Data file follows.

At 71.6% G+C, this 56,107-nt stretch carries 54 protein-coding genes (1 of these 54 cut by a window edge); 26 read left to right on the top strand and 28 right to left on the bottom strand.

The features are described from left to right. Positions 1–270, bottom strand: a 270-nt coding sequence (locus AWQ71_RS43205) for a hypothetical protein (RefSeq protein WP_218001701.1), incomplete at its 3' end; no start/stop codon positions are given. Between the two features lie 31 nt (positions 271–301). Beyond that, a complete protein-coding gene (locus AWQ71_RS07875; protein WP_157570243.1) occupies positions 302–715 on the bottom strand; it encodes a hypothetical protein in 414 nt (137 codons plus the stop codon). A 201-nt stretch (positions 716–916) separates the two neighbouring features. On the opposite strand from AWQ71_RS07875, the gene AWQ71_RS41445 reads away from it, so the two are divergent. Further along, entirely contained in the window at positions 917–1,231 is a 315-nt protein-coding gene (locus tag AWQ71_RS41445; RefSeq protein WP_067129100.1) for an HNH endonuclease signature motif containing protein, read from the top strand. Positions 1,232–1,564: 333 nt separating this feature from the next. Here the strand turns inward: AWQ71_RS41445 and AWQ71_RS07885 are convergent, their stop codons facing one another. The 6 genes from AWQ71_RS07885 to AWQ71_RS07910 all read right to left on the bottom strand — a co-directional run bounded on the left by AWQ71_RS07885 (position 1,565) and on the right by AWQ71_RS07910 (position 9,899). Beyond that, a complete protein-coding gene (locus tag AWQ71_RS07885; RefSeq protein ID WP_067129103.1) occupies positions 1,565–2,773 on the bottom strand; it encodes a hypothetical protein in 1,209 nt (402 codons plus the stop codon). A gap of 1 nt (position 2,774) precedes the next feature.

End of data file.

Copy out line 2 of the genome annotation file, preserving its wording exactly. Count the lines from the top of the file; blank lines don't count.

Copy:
The features are described from left to right. Positions 1–270, bottom strand: a 270-nt coding sequence (locus AWQ71_RS43205) for a hypothetical protein (RefSeq protein WP_218001701.1), incomplete at its 3' end; no start/stop codon positions are given. Between the two features lie 31 nt (positions 271–301). Beyond that, a complete protein-coding gene (locus AWQ71_RS07875; protein WP_157570243.1) occupies positions 302–715 on the bottom strand; it encodes a hypothetical protein in 414 nt (137 codons plus the stop codon). A 201-nt stretch (positions 716–916) separates the two neighbouring features. On the opposite strand from AWQ71_RS07875, the gene AWQ71_RS41445 reads away from it, so the two are divergent. Further along, entirely contained in the window at positions 917–1,231 is a 315-nt protein-coding gene (locus tag AWQ71_RS41445; RefSeq protein WP_067129100.1) for an HNH endonuclease signature motif containing protein, read from the top strand. Positions 1,232–1,564: 333 nt separating this feature from the next. Here the strand turns inward: AWQ71_RS41445 and AWQ71_RS07885 are convergent, their stop codons facing one another. The 6 genes from AWQ71_RS07885 to AWQ71_RS07910 all read right to left on the bottom strand — a co-directional run bounded on the left by AWQ71_RS07885 (position 1,565) and on the right by AWQ71_RS07910 (position 9,899). Beyond that, a complete protein-coding gene (locus tag AWQ71_RS07885; RefSeq protein ID WP_067129103.1) occupies positions 1,565–2,773 on the bottom strand; it encodes a hypothetical protein in 1,209 nt (402 codons plus the stop codon). A gap of 1 nt (position 2,774) precedes the next feature.